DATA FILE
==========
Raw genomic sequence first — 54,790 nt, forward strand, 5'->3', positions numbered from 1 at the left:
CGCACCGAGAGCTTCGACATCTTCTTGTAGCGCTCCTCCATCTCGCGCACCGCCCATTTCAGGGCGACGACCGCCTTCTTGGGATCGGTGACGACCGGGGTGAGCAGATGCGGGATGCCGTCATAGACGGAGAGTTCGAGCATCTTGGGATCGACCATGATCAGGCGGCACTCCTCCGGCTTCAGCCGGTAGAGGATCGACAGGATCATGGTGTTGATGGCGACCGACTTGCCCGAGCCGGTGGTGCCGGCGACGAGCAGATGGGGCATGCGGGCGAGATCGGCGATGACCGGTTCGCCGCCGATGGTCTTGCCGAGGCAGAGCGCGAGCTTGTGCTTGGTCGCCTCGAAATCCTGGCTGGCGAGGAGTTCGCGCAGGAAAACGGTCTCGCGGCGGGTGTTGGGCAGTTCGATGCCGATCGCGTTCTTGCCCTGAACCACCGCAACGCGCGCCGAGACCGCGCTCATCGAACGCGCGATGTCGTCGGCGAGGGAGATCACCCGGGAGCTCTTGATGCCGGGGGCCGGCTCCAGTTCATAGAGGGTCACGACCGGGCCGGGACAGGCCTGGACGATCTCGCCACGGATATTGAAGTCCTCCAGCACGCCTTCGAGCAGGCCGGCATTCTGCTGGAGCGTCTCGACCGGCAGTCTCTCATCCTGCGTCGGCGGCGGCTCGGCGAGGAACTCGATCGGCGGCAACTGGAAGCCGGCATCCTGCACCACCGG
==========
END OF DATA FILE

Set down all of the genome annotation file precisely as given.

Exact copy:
Raw genomic sequence first — 54,790 nt, forward strand, 5'->3', positions numbered from 1 at the left:
CGCACCGAGAGCTTCGACATCTTCTTGTAGCGCTCCTCCATCTCGCGCACCGCCCATTTCAGGGCGACGACCGCCTTCTTGGGATCGGTGACGACCGGGGTGAGCAGATGCGGGATGCCGTCATAGACGGAGAGTTCGAGCATCTTGGGATCGACCATGATCAGGCGGCACTCCTCCGGCTTCAGCCGGTAGAGGATCGACAGGATCATGGTGTTGATGGCGACCGACTTGCCCGAGCCGGTGGTGCCGGCGACGAGCAGATGGGGCATGCGGGCGAGATCGGCGATGACCGGTTCGCCGCCGATGGTCTTGCCGAGGCAGAGCGCGAGCTTGTGCTTGGTCGCCTCGAAATCCTGGCTGGCGAGGAGTTCGCGCAGGAAAACGGTCTCGCGGCGGGTGTTGGGCAGTTCGATGCCGATCGCGTTCTTGCCCTGAACCACCGCAACGCGCGCCGAGACCGCGCTCATCGAACGCGCGATGTCGTCGGCGAGGGAGATCACCCGGGAGCTCTTGATGCCGGGGGCCGGCTCCAGTTCATAGAGGGTCACGACCGGGCCGGGACAGGCCTGGACGATCTCGCCACGGATATTGAAGTCCTCCAGCACGCCTTCGAGCAGGCCGGCATTCTGCTGGAGCGTCTCGACCGGCAGTCTCTCATCCTGCGTCGGCGGCGGCTCGGCGAGGAACTCGATCGGCGGCAACTGGAAGCCGGCATCCTGCACCACCGG